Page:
When They See Us





Kristin Smith

TV Series Review

In the Spring of 1989, a 28-year-old white female was raped and left for dead in New York City. Days later, a group of five, young black and Hispanic adolescent boys, who happened to be at a nearby park, were arrested and, according to the teens and their families, unlawfully interrogated.

After that? Investigators forced them to confess and afterward they were sent to juvenile detention and prison. What followed were years of abuse and corruption in the justice system. Twelve years later, in 2002, they were exonerated.

When They Don’t See You

Netflix’ new, original miniseries, When They See Us, is based on the stories of these five boys (Kevin Richardson, Antron Mccray, Raymond Santana Jr., Korey Wise and Yusef Salaam) who came to be known as the Central Park Five. The series tells us that they were robbed of their childhood, dignity and humanity,—convicted of a crime they did not commit.

The show, watched more than 23 million times, became one of Netflix’s buzziest programs since its release in late May. It’s designed, according to DuVernay, as a dive deep “into the different phases of the criminal-justice experience.” Divided into four episodes, each piece is treated as a narrative, giving viewers an in-depth look at how the justice system failed these five youth.

The first part, DuVernay told Entertainment Weekly, “is all about police interaction, precinct behavior [and] bail.” The second “is about court and plea trial and the ways in which we’re processed through the legal system.” The third, “is about juvenile detention and post incarceration, how formerly incarcerated people are treated in this country.” And the fourth “is about incarceration itself.”

Pain in the Process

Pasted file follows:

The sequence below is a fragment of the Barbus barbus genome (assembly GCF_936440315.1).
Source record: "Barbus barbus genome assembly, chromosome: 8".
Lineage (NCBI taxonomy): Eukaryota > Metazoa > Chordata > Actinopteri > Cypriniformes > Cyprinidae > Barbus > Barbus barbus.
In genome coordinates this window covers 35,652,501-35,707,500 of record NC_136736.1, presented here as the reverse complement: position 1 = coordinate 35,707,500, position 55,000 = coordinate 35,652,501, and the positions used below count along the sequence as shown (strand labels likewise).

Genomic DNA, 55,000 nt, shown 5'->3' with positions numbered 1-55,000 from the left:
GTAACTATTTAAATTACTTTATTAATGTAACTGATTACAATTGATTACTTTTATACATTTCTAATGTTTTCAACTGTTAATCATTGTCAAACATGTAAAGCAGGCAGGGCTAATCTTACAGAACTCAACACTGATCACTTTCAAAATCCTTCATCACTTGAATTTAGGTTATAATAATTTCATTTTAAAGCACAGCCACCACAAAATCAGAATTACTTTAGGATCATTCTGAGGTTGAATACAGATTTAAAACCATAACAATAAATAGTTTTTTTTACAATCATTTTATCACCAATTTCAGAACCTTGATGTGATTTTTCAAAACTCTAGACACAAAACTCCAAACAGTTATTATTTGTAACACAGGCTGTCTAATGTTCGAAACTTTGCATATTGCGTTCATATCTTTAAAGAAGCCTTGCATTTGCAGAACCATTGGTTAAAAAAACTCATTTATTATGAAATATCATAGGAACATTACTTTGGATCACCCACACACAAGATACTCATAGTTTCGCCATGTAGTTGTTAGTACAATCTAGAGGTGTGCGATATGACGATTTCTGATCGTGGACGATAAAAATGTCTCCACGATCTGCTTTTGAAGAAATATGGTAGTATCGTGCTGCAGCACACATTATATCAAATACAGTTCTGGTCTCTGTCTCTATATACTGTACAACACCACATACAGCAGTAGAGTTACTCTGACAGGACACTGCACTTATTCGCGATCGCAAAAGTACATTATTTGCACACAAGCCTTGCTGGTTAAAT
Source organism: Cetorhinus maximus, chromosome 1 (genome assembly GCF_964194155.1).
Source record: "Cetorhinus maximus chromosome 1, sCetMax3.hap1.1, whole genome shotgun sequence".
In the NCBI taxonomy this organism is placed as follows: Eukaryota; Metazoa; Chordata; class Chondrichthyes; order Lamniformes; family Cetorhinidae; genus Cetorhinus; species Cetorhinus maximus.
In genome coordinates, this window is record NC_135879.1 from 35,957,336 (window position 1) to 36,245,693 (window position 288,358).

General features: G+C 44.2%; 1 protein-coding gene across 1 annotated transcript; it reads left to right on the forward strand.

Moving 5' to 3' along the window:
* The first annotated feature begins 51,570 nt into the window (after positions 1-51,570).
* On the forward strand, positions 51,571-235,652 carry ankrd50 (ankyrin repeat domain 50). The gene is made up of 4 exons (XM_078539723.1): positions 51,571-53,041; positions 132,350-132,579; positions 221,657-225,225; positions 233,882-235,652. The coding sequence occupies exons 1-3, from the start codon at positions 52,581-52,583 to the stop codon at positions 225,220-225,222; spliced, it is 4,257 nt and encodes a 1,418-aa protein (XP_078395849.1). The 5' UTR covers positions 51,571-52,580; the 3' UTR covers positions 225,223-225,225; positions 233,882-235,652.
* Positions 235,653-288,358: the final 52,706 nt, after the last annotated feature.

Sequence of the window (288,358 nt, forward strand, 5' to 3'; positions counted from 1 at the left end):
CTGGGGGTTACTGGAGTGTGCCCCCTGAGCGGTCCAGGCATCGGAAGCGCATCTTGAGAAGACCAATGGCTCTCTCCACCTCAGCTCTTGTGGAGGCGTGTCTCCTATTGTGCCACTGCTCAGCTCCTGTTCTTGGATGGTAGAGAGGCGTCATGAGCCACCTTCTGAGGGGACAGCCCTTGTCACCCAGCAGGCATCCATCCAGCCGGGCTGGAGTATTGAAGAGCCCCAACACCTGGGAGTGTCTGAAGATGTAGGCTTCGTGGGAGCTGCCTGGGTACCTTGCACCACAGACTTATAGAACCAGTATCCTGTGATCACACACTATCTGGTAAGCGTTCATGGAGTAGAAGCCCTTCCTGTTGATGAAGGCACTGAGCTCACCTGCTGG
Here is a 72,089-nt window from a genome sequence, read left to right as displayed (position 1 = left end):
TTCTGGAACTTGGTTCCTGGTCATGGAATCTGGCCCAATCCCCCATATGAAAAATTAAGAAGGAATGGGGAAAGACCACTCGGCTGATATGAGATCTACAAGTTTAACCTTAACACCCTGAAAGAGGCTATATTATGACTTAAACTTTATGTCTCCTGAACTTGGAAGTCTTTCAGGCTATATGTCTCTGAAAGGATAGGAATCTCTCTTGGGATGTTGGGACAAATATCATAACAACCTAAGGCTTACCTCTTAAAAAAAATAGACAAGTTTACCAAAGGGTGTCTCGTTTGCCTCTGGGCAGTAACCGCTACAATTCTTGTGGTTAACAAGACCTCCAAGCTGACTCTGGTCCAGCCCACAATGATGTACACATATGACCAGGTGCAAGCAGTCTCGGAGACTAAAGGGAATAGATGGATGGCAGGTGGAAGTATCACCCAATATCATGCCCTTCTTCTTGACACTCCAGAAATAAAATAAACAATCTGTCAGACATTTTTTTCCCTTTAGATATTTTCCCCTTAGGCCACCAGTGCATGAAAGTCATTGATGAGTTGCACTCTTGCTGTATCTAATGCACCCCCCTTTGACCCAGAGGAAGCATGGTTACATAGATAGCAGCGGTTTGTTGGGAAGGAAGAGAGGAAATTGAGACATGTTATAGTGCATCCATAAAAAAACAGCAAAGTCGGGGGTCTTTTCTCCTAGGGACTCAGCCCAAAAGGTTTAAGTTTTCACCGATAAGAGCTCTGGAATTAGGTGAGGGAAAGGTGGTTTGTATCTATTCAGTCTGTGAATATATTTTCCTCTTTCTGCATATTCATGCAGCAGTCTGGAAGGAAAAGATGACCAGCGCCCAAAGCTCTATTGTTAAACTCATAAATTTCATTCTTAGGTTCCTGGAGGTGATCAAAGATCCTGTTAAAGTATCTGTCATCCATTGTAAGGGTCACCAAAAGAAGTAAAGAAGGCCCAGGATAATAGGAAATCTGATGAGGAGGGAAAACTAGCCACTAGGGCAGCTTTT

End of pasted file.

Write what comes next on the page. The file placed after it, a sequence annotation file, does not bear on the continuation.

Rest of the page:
DuVernay is no stranger to difficult storytelling. Director of the Oscar-nominated Selma, DuVernay knows how to captivate an audience. But some audiences aren’t happy with the details of her newest creation. The show has been accused of taking a few artistic and narrative liberties. But whether every detail is spot-on or not, this Netflix original is captivating—and excruciating.

Many scenes are incredibly difficult to watch. DuVernay makes you feel those moments of injustice, racism and innocence lost. There are glimpses of hope, but know that this show is properly rated TV-MA. Graphic verbal descriptions of rape and assault are heard a couple lies in bed together, partially clothed. Oral sex is hinted at (though we don’t see anything) and teens kiss and flirt. . A transgender character is in the mix, as well, and drug dealing is referenced. In addition to all of that, the prison beatings, combined with corrupt officials, make this an extremely difficult and challenging series to watch.

Episode Reviews

May 31, 2019: “Episode 1”

In the first of four episodes, teens Kevin Richardson, Antron Mccray, Raymond Santana Jr., Korey Wise and Yusef Salaam are arrested, unlawfully interrogated and forced into confessing to the rape and near killing of 28-year-old Trish Meili.

Young boys are hit, punched, knocked out and thrown up against the wall by detectives and police officials. A few teen boys beat up a boy their age. A detective graphically describes how a woman is beaten and raped and crudely asks some of the boys in question about their anatomy. Similarly, a detective graphically asks questions about rape and sex. Detectives work to smudge details of a rape. Officials coerce and blackmail kids and their parents.

A young teen boy and his girlfriend flirt, kiss and hold hands. A married couple kisses and lies in bed together. A man goes shirtless. Men and women alike smoke cigarettes.

Young black and Hispanic boys are referred to as “animals” numerous times and other racist terms are heard. A homophobic slur is used. God’s name is abused once, paired with “d–mit.” The f-word is heard more than five times and the s-word four times.

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Kristin Smith

Kristin Smith joined the Plugged In team in 2017. Formerly a Spanish and English teacher, Kristin loves reading literature and eating authentic Mexican tacos. She and her husband, Eddy, love raising their children Judah and Selah. Kristin also has a deep affection for coffee, music, her dog (Cali) and cat (Aslan).

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